Videogamer writes: "Despite Prince of Persia's ancient setting, there's something very modern about the game design that could well be used as a template for many games to come. In Ubisoft's latest you can't die. Jump off a cliff, get stabbed by a dark demon or fall into a pool of dark corruption all you like, because you'll get saved and returned to safety. It might sound like a gimmick destined to make for an entirely forgettable, unrewarding experience, but it's not. Prince of Persia does away with one of the most fundamental game design rules and is all the better for it.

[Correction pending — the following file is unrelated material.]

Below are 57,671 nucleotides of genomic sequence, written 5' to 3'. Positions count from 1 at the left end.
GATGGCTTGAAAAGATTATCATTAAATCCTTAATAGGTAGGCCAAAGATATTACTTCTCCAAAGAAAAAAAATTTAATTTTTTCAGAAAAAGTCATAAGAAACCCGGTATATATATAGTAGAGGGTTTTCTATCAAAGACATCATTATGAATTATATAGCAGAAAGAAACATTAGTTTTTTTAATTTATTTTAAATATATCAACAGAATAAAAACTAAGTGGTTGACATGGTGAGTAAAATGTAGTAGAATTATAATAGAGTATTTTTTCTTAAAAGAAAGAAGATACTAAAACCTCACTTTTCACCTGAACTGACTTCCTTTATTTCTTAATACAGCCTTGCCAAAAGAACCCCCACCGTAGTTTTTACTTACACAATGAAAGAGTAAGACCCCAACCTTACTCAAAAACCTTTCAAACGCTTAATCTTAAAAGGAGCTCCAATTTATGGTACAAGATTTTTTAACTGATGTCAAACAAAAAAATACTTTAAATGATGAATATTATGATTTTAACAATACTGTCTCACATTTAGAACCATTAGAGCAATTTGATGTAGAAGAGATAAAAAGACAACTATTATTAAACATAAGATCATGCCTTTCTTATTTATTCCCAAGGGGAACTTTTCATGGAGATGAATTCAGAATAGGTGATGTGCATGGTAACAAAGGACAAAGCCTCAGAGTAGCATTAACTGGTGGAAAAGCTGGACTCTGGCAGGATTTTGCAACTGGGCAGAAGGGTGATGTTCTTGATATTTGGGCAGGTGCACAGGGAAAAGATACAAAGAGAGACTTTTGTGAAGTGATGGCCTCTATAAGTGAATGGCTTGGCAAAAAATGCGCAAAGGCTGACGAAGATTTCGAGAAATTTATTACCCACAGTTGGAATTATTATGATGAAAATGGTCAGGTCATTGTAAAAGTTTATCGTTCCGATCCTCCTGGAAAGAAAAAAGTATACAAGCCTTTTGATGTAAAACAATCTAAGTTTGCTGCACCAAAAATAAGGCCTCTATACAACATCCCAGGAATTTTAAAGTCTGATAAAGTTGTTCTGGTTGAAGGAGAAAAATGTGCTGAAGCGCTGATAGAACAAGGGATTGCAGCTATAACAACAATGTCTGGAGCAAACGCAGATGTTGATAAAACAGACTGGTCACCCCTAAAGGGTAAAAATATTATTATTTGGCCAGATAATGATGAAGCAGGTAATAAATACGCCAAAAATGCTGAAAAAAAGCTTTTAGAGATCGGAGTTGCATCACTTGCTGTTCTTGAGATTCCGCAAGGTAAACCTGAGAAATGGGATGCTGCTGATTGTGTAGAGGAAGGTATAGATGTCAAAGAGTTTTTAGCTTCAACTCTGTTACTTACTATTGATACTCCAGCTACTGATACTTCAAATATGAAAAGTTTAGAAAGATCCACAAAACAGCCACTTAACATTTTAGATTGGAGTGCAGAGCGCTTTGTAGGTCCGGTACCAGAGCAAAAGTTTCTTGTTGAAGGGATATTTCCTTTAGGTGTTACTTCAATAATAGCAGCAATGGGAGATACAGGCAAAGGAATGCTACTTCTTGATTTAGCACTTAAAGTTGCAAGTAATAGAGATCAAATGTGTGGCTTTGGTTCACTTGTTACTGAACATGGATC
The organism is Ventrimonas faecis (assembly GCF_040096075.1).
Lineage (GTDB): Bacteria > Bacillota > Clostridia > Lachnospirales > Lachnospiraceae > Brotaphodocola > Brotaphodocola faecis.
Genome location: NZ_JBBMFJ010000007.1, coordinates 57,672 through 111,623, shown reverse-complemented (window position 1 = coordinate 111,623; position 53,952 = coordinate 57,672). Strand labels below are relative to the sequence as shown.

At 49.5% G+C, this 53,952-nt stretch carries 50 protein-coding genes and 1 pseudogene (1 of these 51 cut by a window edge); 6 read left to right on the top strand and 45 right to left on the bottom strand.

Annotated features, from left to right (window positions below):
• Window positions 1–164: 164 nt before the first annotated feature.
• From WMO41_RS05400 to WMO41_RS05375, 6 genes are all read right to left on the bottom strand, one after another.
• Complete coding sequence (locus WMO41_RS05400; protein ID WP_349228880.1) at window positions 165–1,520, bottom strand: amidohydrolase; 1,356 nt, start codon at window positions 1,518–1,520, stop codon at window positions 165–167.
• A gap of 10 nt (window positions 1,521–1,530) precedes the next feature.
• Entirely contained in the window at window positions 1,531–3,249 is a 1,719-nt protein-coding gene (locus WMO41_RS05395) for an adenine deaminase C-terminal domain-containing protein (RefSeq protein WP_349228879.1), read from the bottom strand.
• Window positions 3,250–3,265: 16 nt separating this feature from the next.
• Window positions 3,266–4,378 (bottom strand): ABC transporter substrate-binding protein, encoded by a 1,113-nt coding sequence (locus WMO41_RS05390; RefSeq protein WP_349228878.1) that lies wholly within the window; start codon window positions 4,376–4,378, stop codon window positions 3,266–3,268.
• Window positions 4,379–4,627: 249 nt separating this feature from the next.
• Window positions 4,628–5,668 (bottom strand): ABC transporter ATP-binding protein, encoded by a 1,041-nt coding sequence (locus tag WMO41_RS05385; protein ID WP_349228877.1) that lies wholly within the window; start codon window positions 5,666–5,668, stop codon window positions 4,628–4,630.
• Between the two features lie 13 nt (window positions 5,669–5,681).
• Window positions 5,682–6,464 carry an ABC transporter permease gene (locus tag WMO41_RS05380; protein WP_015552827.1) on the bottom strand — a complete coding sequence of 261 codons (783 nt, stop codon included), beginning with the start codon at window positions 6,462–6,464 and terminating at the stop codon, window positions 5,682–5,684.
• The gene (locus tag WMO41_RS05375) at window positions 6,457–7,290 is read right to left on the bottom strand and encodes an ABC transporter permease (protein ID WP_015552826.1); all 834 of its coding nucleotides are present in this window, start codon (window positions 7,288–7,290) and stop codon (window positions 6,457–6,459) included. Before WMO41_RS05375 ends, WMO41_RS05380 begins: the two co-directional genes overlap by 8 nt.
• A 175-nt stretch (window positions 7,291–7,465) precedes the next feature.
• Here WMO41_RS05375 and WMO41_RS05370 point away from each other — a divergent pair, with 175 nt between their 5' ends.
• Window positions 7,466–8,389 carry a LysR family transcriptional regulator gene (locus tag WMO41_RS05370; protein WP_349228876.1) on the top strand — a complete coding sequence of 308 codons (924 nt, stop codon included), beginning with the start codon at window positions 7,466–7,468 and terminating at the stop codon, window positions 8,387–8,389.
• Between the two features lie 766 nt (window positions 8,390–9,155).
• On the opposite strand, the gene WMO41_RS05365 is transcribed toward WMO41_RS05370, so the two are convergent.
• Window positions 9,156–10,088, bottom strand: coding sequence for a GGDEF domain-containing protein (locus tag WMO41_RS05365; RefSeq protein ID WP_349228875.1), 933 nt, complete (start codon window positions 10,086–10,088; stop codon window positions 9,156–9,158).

The Prince is a cocky guy, no doubt aware of his rippling muscles and rugged good looks, so when an attractive young lady appears in the middle of the desert it's no surprise that he takes an interest. Elika, clearly a girl from the rich side of town, appears to be running from her father, and she's important enough to have guards trying to stop her escape. All isn't quite as it seems, with Elika's father being the King and some kind of deal being made between himself and Ahriman, the evil dark lord. After a fight inside an ancient shrine, corruption (a kind of dark matter) is spread throughout the land, and the once beautiful kingdom is thrust into darkness."